Today we saw a nursing school that has toilets but no water. We saw primary and secondary school students with classrooms and desks but no water or electricity. We saw clinics and hospitals that were overcrowded with not enough supplies. We saw boreholes that do not bring water to villages because the pumps no longer work.
The worse thing we saw were several cases of buruli ulcer, a tropical skin disease that should not be this far north (we’re about in the middle of Ghana near the border with Ivory Coast). This is another disease caused by bad water. It can be treated with a long series of antibiotics and if caught early enough leaves little damage. The problem is that people don’t seek medical help early because they don’t recognize what it is.
The Techiman Rotary Club is paying, with no grant money, for local medical people and villagers to be taught how to identify and treat the disease. The basic fact remains that if the water were clean,this flesh eating disease would not exist.
Students at the primary and secondary schools were excited to see us, though I’m not sure they knew who we were or why we were there. These classrooms were slightly better equipped than those we saw in the north. Students in geometry class were working with protractors and rulers but had no water, toilets, or electricity.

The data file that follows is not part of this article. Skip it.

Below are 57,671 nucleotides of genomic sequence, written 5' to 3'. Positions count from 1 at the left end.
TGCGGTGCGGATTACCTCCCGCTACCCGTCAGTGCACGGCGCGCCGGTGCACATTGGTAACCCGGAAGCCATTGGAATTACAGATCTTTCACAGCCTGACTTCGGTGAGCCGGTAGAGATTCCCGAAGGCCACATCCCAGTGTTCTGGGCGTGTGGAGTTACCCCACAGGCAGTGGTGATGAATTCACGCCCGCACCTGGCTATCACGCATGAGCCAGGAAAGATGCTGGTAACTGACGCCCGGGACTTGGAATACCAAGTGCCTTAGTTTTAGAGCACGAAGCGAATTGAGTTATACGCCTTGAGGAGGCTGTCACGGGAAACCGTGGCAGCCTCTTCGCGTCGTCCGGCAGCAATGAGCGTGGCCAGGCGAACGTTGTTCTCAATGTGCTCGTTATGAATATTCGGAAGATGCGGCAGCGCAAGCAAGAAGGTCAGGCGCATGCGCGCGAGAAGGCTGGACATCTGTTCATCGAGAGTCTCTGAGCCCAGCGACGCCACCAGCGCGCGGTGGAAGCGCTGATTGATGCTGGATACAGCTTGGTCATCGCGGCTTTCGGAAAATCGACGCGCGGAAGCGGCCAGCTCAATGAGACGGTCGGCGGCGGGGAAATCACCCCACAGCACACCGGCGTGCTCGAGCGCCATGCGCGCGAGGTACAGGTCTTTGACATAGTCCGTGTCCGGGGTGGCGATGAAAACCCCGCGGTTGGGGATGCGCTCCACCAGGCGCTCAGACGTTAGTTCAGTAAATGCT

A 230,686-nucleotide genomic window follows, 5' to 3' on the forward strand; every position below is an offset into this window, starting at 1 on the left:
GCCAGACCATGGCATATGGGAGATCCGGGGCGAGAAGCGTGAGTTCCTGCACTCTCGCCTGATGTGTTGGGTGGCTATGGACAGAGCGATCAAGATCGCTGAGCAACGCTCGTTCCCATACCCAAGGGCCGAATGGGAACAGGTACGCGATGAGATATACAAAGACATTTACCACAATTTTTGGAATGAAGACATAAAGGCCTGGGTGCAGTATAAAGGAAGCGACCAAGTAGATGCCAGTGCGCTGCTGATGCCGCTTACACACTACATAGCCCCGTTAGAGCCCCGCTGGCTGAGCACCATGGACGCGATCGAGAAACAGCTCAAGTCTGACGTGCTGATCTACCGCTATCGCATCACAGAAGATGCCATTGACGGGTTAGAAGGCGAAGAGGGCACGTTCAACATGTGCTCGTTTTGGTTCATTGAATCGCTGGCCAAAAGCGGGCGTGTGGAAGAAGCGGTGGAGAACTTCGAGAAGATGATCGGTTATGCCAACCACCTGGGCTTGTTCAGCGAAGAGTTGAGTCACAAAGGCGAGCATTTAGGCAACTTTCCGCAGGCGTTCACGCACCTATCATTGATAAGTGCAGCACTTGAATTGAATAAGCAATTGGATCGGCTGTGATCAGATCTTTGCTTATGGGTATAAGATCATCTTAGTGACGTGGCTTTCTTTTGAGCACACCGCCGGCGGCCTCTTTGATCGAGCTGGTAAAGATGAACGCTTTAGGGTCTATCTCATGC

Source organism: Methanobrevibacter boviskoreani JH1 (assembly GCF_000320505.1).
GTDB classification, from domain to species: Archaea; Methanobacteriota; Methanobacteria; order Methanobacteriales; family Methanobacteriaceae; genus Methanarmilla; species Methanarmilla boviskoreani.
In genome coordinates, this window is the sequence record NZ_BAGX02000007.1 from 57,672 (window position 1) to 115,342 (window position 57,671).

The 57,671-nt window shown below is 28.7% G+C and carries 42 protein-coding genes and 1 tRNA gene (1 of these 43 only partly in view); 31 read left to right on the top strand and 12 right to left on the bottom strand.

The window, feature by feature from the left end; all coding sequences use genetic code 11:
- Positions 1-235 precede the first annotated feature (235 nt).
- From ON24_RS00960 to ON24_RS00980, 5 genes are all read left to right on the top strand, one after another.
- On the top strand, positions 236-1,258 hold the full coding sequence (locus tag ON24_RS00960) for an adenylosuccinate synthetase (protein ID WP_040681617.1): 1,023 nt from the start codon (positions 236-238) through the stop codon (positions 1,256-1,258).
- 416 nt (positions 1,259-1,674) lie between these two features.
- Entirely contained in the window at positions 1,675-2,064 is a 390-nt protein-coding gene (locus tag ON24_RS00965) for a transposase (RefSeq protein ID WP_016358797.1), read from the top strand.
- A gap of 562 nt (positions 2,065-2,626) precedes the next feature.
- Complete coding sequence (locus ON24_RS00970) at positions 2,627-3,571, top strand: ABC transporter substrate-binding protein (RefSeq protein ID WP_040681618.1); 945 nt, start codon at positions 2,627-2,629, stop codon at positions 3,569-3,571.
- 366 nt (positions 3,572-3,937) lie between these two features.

The nursing school sits atop a hill, accessed up a treacherous dirt road. The government has installed two nice toilets to serve the 300 students but there is no water!
We saw boreholes rendered useless because the American know-how that works so well in the US doesn’t carry over to Ghana and the pumps fail. Neither of the two non-functioning boreholes we saw were Rotary projects originally but the question we now ask is can they be fixed or do we need to start over?
A similar question pops into my mind frequently here. How can we we fix this? How can we give nurses flushable toilets and not supplies to do their jobs when they graduate? How can we buy new equipment for hospitals when they are so overcrowded they have no place for it? How can we teach children to read and give them no books?
The Rotary club here in Techiman has identified projects that need the help of Rotary Foundation grants. But where to start? We don’t know all the challenges but we know some. We don’t have all the answers. But we have some. We can’t solve every issue but we can solve some. We can’t wait until we figure it all out to get started. We want to engage Rotary to change lives now.
Today, a girl of about 12 sitting at her desk asked me my name. As I spelled it, she wrote S-U-E in her notebook. What greater wish could I have than that she opens her notebook years from now and says “She made a difference in my life.”